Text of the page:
Modern Presidential Transitions: Problems, Pitfalls, and Lessons for Success
Eksterowicz, Anthony, Hastedt, Glenn, Presidential Studies Quarterly
In the first year of the Clinton administration, President Clinton's White House staff was engaged in a heated discussion of the administration's economic stimulus package and its plight in the Congress. While some White House staffers urged moderation and compromise with the Republicans over this issue, Senator Byrd (D-WV) was adamantly supporting the president's original position without modifications. In frustration the president exclaimed, "I don't know this place.... He's been around here almost as long as I've been alive.... How do I not go with him?"(1) The president was clearly frustrated and he would become equally frustrated when he discovered that his advisers failed to inform him of the effect of the discretionary budget caps negotiated in the 1990 budget deal on his economic investment plan.(2) The story is not unique to the Clinton administration. David Stockman relates the story of President Reagan's campaign promise to increase military spending. Upon entering office, Stockman quickly understood what effect the fulfillment of this promise would have on the budget deficit, for it would come after President Carter had already increased the defense budget.(3)
Newly elected presidents almost always feel frustrated and inadequate in their dealings with the Congress. Washington is unfamiliar territory for presidents, especially if their only experience was at the gubernatorial level of government. The key to a successful first year in the White House is advanced planning and learning during the transition period from one administration to another. This period lasts eleven weeks, just seventy-seven days. It is a frightfully short period of time to adjust to the Washington culture. Yet, failure to do so will inevitably result in policy failures for the president.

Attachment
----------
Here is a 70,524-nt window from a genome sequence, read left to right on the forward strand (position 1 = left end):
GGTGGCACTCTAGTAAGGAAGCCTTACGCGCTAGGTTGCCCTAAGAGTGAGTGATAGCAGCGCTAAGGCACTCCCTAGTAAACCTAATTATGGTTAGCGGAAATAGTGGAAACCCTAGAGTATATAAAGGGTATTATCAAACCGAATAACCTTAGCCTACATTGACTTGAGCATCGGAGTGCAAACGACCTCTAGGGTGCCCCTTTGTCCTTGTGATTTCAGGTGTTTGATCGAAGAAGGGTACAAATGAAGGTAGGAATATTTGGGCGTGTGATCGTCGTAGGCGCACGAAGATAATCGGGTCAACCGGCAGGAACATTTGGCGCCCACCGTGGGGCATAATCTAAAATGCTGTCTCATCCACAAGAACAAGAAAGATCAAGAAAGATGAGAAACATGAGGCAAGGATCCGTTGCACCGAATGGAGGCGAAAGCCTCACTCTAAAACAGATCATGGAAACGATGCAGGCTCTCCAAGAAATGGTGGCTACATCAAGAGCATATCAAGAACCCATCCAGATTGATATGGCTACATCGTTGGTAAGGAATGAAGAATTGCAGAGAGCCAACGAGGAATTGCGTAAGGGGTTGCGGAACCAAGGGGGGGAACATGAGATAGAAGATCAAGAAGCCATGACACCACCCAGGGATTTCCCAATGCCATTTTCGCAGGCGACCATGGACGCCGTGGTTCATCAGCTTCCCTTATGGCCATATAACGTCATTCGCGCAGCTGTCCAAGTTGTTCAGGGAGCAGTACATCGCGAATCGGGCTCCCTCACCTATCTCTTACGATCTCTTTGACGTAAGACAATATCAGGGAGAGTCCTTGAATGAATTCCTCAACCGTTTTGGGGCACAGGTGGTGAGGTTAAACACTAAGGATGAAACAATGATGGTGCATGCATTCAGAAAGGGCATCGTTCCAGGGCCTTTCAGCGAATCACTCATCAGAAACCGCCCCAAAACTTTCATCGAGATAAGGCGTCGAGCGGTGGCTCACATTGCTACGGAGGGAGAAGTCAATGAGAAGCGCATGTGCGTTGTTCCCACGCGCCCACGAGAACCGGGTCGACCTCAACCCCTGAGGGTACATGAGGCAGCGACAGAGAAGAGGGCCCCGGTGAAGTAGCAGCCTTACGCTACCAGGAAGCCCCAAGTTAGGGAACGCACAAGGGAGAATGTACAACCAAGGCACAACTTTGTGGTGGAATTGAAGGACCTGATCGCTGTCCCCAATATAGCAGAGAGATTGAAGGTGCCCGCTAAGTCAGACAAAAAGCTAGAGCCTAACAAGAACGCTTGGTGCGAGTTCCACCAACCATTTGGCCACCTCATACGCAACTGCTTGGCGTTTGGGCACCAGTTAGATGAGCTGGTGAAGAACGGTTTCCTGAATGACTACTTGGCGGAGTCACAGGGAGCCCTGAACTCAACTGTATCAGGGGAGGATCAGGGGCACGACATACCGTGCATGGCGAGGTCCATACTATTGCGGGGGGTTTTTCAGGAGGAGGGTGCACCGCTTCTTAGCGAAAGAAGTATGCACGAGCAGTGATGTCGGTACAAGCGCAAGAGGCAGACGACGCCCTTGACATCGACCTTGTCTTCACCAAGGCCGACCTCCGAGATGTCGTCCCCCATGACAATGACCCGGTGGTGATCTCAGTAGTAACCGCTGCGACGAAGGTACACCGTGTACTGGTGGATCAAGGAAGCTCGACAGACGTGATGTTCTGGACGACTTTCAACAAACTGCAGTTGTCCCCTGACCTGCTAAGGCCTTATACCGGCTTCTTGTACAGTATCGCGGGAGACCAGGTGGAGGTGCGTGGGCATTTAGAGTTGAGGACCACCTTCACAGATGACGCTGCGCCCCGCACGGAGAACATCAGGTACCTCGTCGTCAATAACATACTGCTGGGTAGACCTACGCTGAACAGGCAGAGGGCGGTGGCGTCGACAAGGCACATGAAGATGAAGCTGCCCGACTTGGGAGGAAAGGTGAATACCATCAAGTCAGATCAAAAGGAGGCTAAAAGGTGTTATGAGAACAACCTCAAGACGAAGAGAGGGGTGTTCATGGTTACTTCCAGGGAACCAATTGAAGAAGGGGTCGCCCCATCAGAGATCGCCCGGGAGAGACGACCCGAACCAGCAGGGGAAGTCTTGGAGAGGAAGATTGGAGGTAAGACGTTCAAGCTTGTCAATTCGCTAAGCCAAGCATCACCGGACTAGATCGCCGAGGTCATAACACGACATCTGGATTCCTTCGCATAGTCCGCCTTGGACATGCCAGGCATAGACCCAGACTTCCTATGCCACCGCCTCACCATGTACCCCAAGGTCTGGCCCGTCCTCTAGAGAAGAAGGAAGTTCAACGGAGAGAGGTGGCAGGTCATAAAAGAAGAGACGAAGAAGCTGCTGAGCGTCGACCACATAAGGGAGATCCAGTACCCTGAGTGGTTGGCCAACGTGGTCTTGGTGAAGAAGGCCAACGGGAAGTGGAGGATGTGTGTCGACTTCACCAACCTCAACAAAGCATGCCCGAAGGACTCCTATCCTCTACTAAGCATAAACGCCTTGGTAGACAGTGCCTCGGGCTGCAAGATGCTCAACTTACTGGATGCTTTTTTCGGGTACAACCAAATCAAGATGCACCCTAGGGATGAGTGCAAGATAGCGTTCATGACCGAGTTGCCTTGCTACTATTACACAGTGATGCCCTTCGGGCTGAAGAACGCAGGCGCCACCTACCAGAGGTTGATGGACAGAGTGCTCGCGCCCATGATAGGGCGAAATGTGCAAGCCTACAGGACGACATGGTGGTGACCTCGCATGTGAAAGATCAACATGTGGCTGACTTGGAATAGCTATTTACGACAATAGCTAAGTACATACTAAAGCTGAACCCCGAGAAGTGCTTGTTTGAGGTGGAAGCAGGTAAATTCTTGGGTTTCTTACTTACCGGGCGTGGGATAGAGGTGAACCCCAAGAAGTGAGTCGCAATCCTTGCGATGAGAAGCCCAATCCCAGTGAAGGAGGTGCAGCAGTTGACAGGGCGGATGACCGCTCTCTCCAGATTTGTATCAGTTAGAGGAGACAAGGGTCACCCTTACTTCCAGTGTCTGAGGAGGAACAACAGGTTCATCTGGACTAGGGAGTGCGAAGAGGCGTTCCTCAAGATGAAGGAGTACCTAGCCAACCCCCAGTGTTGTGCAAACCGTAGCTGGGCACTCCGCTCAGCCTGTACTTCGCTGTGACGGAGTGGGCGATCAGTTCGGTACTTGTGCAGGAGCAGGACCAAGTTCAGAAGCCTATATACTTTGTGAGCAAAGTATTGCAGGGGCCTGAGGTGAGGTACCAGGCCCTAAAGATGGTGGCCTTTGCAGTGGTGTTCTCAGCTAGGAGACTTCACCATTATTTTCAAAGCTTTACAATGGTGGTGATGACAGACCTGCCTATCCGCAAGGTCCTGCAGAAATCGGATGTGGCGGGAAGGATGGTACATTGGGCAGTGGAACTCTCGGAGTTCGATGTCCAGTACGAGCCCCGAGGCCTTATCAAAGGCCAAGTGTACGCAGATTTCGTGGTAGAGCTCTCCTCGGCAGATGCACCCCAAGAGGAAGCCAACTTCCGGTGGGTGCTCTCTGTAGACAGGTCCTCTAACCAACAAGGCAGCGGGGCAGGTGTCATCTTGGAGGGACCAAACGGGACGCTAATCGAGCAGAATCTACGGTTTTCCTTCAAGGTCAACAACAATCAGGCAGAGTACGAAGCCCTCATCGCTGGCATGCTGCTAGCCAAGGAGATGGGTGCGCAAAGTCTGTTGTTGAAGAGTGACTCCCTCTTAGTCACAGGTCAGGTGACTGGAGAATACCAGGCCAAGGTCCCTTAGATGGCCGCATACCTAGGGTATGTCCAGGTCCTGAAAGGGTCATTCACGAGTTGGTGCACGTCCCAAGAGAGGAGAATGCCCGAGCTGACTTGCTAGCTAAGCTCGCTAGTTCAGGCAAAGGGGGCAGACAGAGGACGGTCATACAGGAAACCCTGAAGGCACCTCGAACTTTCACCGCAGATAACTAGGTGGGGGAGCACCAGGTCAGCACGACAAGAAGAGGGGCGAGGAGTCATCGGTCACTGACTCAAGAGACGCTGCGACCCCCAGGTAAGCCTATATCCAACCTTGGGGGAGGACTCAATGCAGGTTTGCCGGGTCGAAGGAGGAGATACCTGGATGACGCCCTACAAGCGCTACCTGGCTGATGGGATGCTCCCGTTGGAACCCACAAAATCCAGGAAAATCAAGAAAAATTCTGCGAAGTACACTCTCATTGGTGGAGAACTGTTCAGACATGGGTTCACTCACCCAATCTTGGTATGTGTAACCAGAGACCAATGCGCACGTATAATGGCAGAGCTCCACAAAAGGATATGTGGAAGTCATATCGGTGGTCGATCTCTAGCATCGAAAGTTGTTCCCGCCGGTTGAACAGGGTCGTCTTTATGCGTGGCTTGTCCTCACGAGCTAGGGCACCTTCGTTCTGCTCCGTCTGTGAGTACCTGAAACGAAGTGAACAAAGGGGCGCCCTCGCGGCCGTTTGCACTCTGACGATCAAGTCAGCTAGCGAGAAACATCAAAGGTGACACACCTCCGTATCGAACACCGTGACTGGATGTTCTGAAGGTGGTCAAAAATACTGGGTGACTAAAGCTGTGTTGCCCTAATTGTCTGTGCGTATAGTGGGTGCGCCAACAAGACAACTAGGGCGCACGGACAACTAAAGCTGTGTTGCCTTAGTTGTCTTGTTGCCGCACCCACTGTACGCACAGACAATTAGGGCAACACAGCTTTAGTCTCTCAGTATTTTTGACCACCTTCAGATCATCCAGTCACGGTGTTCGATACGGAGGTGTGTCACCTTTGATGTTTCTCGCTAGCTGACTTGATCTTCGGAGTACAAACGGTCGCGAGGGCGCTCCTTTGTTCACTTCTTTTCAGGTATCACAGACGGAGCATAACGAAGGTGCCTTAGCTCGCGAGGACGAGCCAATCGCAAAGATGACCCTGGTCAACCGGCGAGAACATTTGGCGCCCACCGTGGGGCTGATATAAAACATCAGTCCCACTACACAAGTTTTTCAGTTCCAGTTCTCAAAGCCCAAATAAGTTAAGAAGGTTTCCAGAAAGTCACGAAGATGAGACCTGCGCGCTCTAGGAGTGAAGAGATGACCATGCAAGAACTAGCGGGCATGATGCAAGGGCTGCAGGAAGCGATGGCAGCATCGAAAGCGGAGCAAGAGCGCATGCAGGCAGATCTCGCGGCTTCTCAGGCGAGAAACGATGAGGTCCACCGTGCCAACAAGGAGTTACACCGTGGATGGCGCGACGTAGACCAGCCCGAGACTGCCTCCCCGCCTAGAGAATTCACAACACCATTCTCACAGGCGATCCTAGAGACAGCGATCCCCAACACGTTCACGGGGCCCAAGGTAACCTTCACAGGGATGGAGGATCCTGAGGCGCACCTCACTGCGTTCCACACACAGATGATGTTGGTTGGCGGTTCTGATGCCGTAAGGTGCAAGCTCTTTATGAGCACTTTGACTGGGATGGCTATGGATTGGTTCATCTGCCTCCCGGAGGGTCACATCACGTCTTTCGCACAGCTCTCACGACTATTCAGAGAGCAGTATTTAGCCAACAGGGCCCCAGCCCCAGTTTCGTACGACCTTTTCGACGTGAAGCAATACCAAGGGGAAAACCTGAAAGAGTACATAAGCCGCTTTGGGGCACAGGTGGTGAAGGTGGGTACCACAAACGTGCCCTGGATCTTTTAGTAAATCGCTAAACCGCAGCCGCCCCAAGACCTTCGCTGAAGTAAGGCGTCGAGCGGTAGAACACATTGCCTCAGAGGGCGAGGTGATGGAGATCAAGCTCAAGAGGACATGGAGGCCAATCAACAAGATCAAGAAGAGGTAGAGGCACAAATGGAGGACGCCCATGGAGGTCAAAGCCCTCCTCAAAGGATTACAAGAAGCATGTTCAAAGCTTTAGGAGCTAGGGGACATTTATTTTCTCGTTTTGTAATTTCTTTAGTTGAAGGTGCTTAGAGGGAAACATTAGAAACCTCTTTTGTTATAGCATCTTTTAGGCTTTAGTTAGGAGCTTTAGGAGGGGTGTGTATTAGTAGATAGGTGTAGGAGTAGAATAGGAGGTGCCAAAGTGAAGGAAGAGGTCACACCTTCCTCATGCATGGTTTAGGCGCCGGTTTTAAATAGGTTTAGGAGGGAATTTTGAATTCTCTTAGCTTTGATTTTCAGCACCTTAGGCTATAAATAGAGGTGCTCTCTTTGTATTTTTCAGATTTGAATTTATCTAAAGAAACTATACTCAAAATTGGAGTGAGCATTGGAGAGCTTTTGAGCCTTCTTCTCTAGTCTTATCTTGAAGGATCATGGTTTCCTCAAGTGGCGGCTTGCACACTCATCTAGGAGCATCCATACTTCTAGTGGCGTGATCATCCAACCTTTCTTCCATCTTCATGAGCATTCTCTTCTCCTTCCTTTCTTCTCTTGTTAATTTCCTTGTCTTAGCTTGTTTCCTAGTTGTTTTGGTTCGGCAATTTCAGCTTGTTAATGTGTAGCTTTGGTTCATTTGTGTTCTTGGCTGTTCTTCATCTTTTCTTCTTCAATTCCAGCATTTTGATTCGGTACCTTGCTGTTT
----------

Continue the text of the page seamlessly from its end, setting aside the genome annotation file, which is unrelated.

This article will examine the problems and pitfalls associated with modem presidential transitions. Our analysis will concentrate mainly on presidential transitions from one party to another, although we do recognize that there are unique transition problems involving presidents succeeding former presidents of the same party or same-party presidents inheriting the presidency either through death or scandal. First, we will present a useful framework for analyzing modem presidential transitions. Second, we will examine modem presidencies from Carter to Clinton and discuss just how they have grappled with the problems of transition. In this effort we will pay particular attention to the problems of foreign policy. Third, we shall draw a few lessons from this comparative review. Fourth, we shall catalogue some of the assistance available to presidents during the transition phase of governing. Finally, we shall describe the problems associated with this assistance and suggest reforms aimed at helping modem presidents complete a successful transition.
Modern Presidential Transitions: A Framework for Analysis
Richard Neustadt has warned of the perils facing incoming presidential administrations in their transition phase.(4) Most first-term presidents are new to the presidential policy process; thus, they are prone to be caught by surprise by events in the domestic or foreign policy realm. This is especially the case with successful presidential candidates who have campaigned as Washington outsiders. Second, most presidents will face pressures to act, perhaps in haste, to developing problems. New administrations face the pressure of time to achieve policy accomplishments with limited political capital. In fact, as Paul Light has warned, presidents must push their domestic policy agenda through the Congress before losing precious political capital during their first year in office.(5) Third, most presidents will face the problem of hubris, or the feeling that they or their administration know best how to organize and respond to policy problems.(6) This feeling of hubris can lead to a fourth problem of naivete concerning both the Washington policy and political process. …